Publications by authors named "Brett Tarca"

6 Publications

  • Page 1 of 1

Ecological momentary assessment to explore fatigue, mood and physical activity levels in people receiving peritoneal dialysis: A study protocol.

Perit Dial Int 2021 Sep 11;41(5):502-508. Epub 2021 Feb 11.

Alliance for Research in Exercise, Nutrition and Activity, Allied Health and Human Performance, 1067University of South Australia, Adelaide, Australia.

Introduction: Fatigue is a frequent and debilitating symptom for people with end-stage kidney disease (ESKD) receiving dialysis. Ecological momentary assessment (EMA) allows real-time data capture of day-to-day and diurnal variations. EMA has been used to study haemodialysis-related fatigue but not in people receiving peritoneal dialysis who are unique in their physical, environmental and logistical characteristics. The aim of this study is to explore the real-time associations between fatigue and mood (EMA mobile application) and objective physical activity levels (accelerometry) in people with EKSD receiving peritoneal dialysis.

Method: A 7-day intensive longitudinal study will be conducted. People receiving peritoneal dialysis within South Australia will be invited to participate. Five times throughout the day, participants will be prompted to answer 18 questions relating to fatigue (Visual Analogue Scale to Evaluate Fatigue Severity) and a single question for mood (Visual Analogue Mood Scale). Participants will continuously wear a GENEActiv accelerometer to capture physical activity levels during the 7-day period. At the completion of the data collection, participants will answer questions to evaluate the feasibility and acceptability of using EMA.

Discussion: This study will be the first to explore the real-time relationships between fatigue, mood and physical activity in people with ESKD receiving peritoneal dialysis. Understanding the fluctuations people experience and the relationships between mood and physical activity and fatigue will inform clinical management and well-being intervention development.
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September 2021

The Use of Ratings of Perceived Exertion in Children and Adolescents: A Scoping Review.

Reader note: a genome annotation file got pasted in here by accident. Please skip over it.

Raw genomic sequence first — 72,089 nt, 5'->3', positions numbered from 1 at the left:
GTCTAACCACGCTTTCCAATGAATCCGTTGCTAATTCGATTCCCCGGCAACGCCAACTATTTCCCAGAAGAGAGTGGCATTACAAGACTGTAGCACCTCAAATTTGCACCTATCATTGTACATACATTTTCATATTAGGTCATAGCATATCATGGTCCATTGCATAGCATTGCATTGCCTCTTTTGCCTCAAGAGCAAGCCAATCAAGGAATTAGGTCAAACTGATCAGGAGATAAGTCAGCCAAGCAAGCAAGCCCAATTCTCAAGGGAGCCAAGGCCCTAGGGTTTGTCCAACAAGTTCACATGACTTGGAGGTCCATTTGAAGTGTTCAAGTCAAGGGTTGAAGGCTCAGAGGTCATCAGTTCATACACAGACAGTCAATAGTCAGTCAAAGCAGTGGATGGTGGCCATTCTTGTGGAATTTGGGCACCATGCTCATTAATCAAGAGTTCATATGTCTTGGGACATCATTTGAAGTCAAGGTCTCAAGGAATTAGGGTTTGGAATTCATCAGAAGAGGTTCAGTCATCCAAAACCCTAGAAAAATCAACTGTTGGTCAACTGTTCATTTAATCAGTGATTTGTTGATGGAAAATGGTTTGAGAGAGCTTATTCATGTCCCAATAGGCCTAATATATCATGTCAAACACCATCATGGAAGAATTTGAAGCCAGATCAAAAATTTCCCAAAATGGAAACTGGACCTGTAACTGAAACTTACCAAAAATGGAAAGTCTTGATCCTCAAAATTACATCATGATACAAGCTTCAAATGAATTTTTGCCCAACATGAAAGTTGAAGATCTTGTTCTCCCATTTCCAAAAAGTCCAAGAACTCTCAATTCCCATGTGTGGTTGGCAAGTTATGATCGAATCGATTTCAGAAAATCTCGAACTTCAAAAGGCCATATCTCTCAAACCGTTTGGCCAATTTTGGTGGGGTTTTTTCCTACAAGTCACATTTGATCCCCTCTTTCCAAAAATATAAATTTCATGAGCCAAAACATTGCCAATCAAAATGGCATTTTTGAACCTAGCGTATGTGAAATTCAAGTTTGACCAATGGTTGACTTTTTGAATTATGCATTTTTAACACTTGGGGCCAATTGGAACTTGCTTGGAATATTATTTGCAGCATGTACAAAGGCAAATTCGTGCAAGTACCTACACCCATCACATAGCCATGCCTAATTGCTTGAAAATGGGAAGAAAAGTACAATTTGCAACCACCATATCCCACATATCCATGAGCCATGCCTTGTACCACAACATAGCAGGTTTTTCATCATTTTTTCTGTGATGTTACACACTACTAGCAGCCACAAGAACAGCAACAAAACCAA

Sports Med 2021 Jan;51(1):33-50

UniSA Allied Health and Human Performance, Alliance for Research in Exercise, Nutrition and Activity (ARENA), University of South Australia, Adelaide, Australia.

In adults, ratings of perceived exertion (RPE) can be used to predict maximal oxygen uptake, estimate time to exhaustion, assess internal training load and regulate exercise intensity. However, the utility of RPE in children is less researched and therefore, warrants investigation. The purpose of this scoping review is to map out the literature around the application of RPE specifically during aerobic exercise in paediatric populations. Seven bibliographic databases were systematically searched. Grey literature searching and pearling of references were also conducted. To be included for the review, studies were required to comply with the following: (1) participants aged ≤ 18 years asymptomatic of any injuries, disabilities or illnesses; (2) applied RPE in aerobic exercise, testing and/or training; (3) included at least one measure of exercise intensity; and (4) be available in English. The search identified 22 eligible studies that examined the application of RPE in children. These studies involved a total of 718 participants across ten different countries. Nine different types of RPE scales were employed. Overall, the application of RPE in paediatric populations can be classified into three distinct themes: prediction of cardiorespiratory fitness/performance, monitoring internal training loads, and regulation of exercise intensity. The utility of RPE in paediatric populations remains unclear due to the small body of available research and inconsistencies between studies. However, findings from the included studies in this scoping review may show promise. Further research focussing on child-specific RPE scales across various sports, subgroups, and in field-based settings is needed.
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January 2021

Validity and Reliability of Hand-Held Dynamometry for Abdominal Flexion Muscular Assessment.

J Sport Rehabil 2020 Jun 12:1-4. Epub 2020 Jun 12.

Context: Abdominal musculature underpins core stability, which can allow for optimal performance in many activities of daily living (eg, walking and rising from a chair). Therefore, assessment of the abdominal muscles poses as an important consideration for clinicians in order to identify people at risk of injury or functional decline.

Objective: This study aimed to build on the limited amount of knowledge surrounding abdominal muscle strength assessments by investigating the validity and reliability of hand-held dynamometry (HHD) for the assessment of isometric abdominal flexion strength.

Study Design And Participants: Comparative analysis for validity and test-retest reliability was employed on a cohort of apparently healthy individuals. HHD was compared with the criterion, isokinetic dynamometry, through an isometric contraction of trunk flexion on both instruments. Hand-held dynamometry assessments only were performed on a subsequent day for reliability analysis. The peak values for all assessments were recorded.

Results: A total of 35 participants were recruited from the University of South Australia and the general public. Comparative analysis between the HHD and isokinetic dynamometer showed good agreement (intraclass correlation coefficients = .82), with the Bland-Altman plots confirming no proportional bias. Reliability analysis for the HHD reported good consistency (intraclass correlation coefficients = .87).

Conclusion: HHD together with the participant setup (supine, trunk flexed, and supported at 25° with the legs horizontal and remaining unfixed) is a valid and reliable tool to assess isometric abdominal flexion strength.